To be shrill is to reach above your station; to abandon your duty to soothe and please; in short, to be heard. Lindy West, Shrill
Hulu’s new series Shrill, which has been called “an excellent and surprising adaptation of feminist writer Lindy West’s 2016 memoir” (Chris Barton, Los Angeles Times), stars SNL cast member Aidy Bryant. In brief:
Bryant’s character, like West, is a plus-sized person reckoning with a body that doesn’t conform to cultural ideals, either in the real world or the wilds of Peak TV.
And while the series (executive produced by Lorne Michaels and Elizabeth Banks) deftly touches on the comic realities of figuring out who you are and what you want in sex, love and work, it’s Annie’s relationship with her body that remains at the center.
Below is a selection of quotes from the book about women’s issues, size issues, and coping with it all that are worth pondering:
Denying people access to value is an incredibly insidious form of emotional violence, one that our culture wields aggressively and liberally to keep marginalized groups small and quiet.
For me, the process of embodying confidence was less about convincing myself of my own worth and more about rejecting and unlearning what society had hammered into me.
Please don’t forget: I am my body. When my body gets smaller, it is still me. When my body gets bigger, it is still me. There is not a thin woman inside me, awaiting excavation. I am one piece.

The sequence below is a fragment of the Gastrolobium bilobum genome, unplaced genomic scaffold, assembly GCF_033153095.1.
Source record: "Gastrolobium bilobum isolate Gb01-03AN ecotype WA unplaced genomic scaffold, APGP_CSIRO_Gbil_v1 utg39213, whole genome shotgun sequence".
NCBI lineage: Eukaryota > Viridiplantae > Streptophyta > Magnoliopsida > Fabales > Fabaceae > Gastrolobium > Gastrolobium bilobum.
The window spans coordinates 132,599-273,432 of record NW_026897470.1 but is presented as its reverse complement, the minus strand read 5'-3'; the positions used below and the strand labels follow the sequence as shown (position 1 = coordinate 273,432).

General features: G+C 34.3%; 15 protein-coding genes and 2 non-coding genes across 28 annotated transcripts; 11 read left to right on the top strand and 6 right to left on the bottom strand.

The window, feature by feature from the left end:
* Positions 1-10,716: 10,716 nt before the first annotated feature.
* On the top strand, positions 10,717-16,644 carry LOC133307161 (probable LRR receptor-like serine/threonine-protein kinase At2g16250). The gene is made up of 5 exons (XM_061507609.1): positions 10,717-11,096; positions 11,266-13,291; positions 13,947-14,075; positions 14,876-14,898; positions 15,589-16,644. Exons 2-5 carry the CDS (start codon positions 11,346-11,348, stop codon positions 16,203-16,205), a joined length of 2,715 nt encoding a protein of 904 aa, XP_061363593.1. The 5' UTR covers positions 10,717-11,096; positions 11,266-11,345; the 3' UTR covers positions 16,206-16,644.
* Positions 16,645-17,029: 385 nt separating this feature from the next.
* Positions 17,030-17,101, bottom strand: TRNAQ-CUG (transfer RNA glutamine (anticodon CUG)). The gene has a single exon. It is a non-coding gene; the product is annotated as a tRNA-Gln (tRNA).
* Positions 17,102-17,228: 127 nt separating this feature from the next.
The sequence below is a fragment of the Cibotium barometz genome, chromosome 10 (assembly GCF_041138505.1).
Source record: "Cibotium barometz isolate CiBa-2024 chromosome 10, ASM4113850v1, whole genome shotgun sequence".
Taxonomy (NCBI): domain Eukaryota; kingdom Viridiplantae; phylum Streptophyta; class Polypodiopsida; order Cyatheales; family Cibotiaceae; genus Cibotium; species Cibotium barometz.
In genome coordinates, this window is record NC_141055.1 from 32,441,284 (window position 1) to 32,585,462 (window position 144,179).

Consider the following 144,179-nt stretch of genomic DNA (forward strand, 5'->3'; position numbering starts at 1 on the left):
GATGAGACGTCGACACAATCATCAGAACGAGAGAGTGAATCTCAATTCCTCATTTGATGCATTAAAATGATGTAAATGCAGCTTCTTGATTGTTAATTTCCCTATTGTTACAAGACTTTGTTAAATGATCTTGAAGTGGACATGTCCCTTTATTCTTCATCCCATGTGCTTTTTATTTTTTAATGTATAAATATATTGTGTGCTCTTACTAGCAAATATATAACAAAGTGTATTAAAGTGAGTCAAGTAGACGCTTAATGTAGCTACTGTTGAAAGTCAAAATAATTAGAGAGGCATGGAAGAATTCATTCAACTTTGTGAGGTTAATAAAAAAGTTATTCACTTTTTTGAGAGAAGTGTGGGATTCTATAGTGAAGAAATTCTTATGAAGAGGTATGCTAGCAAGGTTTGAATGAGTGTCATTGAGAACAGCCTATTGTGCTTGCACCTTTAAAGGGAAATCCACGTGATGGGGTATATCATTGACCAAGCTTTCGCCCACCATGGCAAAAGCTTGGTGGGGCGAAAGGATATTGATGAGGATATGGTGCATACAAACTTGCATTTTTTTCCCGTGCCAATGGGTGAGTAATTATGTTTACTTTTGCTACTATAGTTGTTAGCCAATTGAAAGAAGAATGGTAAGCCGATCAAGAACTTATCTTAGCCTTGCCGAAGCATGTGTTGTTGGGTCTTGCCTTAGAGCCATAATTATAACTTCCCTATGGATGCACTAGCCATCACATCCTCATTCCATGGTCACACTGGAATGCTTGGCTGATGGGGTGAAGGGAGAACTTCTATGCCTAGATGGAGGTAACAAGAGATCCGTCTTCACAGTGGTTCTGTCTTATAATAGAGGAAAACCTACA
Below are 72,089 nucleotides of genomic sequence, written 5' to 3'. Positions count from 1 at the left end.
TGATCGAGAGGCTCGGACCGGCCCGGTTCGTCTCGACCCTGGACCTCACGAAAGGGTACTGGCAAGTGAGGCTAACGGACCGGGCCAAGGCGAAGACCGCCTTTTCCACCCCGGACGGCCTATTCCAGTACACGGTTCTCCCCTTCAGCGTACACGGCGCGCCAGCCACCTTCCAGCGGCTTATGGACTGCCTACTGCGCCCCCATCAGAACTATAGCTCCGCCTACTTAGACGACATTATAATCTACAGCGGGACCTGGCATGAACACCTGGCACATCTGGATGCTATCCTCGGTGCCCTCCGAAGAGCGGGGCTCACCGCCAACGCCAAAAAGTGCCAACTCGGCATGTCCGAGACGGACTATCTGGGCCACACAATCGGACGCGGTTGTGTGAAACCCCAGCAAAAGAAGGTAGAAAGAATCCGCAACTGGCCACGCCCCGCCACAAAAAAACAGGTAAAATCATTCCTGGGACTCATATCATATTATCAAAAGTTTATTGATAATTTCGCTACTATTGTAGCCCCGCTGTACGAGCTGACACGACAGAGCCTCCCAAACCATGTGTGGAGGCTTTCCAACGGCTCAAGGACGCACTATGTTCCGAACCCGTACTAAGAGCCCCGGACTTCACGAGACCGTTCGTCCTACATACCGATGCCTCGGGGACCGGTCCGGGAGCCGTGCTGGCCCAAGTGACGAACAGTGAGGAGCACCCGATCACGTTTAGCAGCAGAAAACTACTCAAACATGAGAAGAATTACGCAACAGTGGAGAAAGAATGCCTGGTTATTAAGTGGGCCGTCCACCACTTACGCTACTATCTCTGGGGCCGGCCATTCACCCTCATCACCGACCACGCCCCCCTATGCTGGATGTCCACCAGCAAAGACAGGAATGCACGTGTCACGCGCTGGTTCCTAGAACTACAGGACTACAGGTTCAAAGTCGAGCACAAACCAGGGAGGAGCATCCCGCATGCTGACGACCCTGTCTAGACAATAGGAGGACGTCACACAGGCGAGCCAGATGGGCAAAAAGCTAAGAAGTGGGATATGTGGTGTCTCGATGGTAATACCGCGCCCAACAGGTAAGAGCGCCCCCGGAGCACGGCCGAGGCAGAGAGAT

I am profoundly grateful to say that I have never felt inherently worthless. Any self-esteem issues I’ve had were externally applied – people told me I was ugly, revolting, shameful, unacceptably large. The world around me simply insisted on it, no matter what my gut said. I used to describe it as ‘reverse body dysmorphia’: When I looked in the mirror, I could never understand what was supposedly so disgusting. I knew I was smart, funny, talented, social, kind – why wasn’t that enough? By all the metrics I cared about, I was a home run.
Like most fat people who’ve been lectured about diet and exercise since childhood, I actually know an inordinate amount about nutrition and fitness.
I sometimes think of people’s personalities as the negative space around their insecurities. Afraid of intimacy? Cultivate aloofness. Feel invisible? Laugh loud and often. Drink too much? Play the gregarious basket case. Hate your body? Slash and burn others so you can climb up the pile. We construct elaborate palaces to hide our vulnerabilities, often growing into caricatures of what we fear. The goal is to move through the world without anyone knowing quite where to dig a thumb. It’s a survival instinct. When people know how to hurt you, they know how to control you.
This is the only advice I can offer. Each time something like this happens, take a breath and ask yourself, honestly: Am I dead? Did I die? Is the world different? Has my soul splintered into a thousand shards and scattered to the winds? I think you’ll find, in nearly every case, that you are fine. Life rolls on. No one cares. Very few things—apart from death and crime—have real, irreversible stakes, and when something with real stakes happens, humiliation is the least of your worries.